Looking across the street at Northeast Lauderdale High School, Jay Youngblood wonders if he’ll finish out his senior year back on campus or at home.
“I've been at Northeast since pre-K — this is something I’ve been working on for 14 years,” the 18-year-old said. “Just the thought of not being able to finish my senior year or get a chance to walk across the stage – it’s really hard to grasp.”
Youngblood isn’t alone.
Like many seniors around East Mississippi, his final year of high school is temporarily on hold during the COVID-19 pandemic.
Schools are closed through April 17, and many students are worried if they’ll even return this school year.
For seniors, with prom, picnics and commencement activities on hold, their feelings are even more acute.
“When I left for spring break, I had every intention of coming back a week later,” Youngblood said. “Then we got pushed back to April 17, and it set in that I might not be able to finish my senior year.”
“Yeah, I will have another senior year in four years, but a college senior year is way different than a high school senior year,” he added. “When you are graduating college you are about to go into the real world and get a job. A high school senior year is supposed to be a lot of laughs that you have with your friends you’ve been with pretty much your whole life.”
Northeast senior Caroline Kercheval was expecting to play one more game of tennis this year, but her season ended when the schools were closed.
“I only got to play one match this year, and it kind of hurt,” she said.
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Since she can’t physically see her friends and teachers, Kercheval has been using Facebook, Snapchat and ZOOM to stay connected. That’s made it easier to cope with not being in school, but it’s still difficult.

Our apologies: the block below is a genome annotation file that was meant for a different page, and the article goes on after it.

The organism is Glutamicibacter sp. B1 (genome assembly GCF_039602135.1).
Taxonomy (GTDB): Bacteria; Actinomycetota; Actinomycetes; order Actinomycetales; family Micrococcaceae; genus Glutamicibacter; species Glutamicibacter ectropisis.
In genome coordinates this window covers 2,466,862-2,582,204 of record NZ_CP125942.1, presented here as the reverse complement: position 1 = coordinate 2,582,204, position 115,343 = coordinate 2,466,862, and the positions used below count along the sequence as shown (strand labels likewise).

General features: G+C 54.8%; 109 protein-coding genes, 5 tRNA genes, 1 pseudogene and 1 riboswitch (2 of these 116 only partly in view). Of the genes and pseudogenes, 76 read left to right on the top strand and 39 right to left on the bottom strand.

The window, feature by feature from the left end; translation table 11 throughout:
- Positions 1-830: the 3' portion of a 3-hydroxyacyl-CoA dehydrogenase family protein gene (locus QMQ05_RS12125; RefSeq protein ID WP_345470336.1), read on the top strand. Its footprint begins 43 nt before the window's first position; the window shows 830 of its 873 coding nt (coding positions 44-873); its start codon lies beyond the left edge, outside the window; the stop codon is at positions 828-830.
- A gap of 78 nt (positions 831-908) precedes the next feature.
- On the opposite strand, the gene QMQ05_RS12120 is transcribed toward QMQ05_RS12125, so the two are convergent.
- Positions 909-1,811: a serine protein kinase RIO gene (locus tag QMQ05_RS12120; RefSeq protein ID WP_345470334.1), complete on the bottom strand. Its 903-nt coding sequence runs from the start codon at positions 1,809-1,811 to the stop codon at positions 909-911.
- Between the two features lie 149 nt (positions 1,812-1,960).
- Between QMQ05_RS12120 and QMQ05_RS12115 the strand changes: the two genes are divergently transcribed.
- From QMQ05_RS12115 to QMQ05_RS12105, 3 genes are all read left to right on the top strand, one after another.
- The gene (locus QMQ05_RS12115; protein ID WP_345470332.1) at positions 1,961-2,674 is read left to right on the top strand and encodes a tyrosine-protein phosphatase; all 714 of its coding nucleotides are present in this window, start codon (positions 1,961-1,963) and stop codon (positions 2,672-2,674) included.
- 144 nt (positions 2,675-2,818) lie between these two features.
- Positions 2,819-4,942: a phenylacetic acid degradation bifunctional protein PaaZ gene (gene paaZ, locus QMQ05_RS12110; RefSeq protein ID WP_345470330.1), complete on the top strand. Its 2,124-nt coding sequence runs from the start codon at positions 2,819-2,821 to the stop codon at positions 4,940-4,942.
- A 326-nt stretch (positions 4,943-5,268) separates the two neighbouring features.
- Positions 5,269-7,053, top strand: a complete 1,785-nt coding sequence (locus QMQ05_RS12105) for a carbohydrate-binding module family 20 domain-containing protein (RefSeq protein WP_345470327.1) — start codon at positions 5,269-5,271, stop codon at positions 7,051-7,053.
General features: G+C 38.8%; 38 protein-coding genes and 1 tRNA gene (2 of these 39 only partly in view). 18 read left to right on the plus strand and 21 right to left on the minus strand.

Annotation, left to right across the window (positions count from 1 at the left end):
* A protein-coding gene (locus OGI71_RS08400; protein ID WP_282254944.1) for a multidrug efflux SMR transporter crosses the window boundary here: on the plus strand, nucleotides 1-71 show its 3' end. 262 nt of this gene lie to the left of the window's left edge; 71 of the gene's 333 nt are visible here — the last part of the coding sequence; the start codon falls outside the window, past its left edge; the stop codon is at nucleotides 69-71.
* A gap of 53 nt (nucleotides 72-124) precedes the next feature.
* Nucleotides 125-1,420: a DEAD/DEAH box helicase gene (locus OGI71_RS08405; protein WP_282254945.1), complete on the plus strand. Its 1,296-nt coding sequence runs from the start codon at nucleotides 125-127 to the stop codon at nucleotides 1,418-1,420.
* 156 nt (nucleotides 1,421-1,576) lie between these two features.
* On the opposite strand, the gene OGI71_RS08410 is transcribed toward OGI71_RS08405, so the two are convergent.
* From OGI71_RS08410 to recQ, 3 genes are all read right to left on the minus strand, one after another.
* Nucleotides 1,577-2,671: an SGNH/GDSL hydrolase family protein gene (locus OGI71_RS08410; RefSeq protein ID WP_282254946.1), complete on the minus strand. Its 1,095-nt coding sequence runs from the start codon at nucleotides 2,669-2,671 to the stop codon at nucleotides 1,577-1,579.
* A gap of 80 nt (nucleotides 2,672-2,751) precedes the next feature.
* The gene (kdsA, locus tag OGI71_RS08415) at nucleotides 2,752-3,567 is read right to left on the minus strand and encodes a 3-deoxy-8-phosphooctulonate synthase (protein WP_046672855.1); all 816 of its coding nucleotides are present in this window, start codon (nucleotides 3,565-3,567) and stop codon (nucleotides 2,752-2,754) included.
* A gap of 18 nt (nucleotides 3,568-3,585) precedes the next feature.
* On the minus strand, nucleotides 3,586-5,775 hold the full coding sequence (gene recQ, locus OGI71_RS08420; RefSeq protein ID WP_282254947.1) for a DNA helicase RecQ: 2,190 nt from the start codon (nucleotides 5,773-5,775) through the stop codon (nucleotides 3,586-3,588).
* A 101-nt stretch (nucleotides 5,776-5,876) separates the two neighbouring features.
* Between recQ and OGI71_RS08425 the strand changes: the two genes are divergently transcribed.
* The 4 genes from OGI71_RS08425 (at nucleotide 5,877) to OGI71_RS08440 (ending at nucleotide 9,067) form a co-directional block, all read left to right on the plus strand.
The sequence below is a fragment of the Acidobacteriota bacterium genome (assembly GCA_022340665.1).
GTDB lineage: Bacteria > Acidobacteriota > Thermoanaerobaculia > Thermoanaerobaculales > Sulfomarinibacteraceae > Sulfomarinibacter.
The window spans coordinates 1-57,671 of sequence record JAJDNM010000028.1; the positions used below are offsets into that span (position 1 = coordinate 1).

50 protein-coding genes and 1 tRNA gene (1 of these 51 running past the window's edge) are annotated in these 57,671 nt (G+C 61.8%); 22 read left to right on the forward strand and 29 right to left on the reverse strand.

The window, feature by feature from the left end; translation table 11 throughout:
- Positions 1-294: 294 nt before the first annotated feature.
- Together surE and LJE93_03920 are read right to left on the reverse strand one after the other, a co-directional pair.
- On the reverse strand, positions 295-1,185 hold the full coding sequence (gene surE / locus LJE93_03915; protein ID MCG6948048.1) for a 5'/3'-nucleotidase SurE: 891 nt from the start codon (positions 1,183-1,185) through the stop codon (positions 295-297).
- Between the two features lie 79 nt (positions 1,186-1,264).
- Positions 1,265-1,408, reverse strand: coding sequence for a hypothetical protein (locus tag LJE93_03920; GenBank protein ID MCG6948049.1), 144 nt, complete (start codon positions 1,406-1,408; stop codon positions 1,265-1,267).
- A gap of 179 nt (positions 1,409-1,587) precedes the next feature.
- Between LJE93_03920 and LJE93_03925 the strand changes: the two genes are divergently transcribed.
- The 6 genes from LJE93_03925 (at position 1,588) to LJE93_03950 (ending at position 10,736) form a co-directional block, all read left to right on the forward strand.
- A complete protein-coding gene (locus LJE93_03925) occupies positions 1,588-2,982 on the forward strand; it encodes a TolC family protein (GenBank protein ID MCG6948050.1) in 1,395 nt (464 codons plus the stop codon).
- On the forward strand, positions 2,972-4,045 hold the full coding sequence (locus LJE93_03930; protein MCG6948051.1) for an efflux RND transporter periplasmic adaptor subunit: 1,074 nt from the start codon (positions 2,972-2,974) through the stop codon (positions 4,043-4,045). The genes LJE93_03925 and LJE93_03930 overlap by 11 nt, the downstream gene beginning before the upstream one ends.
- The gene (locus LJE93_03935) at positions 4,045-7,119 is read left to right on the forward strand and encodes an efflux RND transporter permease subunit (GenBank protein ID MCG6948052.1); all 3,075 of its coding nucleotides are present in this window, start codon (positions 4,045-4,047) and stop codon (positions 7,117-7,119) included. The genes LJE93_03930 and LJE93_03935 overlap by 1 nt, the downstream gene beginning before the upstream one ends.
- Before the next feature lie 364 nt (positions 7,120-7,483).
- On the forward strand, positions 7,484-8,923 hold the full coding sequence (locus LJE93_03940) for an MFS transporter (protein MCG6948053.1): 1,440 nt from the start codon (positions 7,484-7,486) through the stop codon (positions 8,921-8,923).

Like Youngblood, she hopes to return to school soon and walk at graduation with her classmates.
“A lot of people at my school, it will be the biggest thing for them,” she said. “For a lot of people this is it and they are going straight to work.”
Northeast class president Daneel Konnar is still adjusting to the shock of the school closing, even if the closure is temporary.
“It’s mind-boggling that all of it ended in a weekend,” he said. “The feeling of being around teachers that genuinely love you, love their job and their kids — that’s what I miss, just being in that environment, when everyone is together."
Clarkdale senior Emma Clark worries that the missed classwork will affect her grades.
“All of us are scared because we don’t want our G.P.A.’s to drop, if we are not getting work,” she said.
Devontae Hunter, a Meridian High School senior, said he’s been telling his classmates to stay positive.
“I’ve been telling my seniors just to be patient,” he said. “Everything is going to itself work out when you keep faith in God.” he said.
Previous generations of young people have dealt with challenges, such as 9/11 or Hurricane Katrina. Unexpected events like the COVID-19 crisis prepare them for unexpected life events as a adults, Hunter said.
“Every generation has something like this happen,” he said. “It’s teaching us how to cope with things.”
Meanwhile, at Lamar School, Leigh Ann Ballou, head of school, held a ZOOM session with a group of seniors last week to reassure them that there will be graduation and prom.
While they understand that online learning is necessary, it’s still been hard not seeing their friends and teachers.
“It's a lot different and weird, not seeing everybody every day,” said senior Sam Garrett.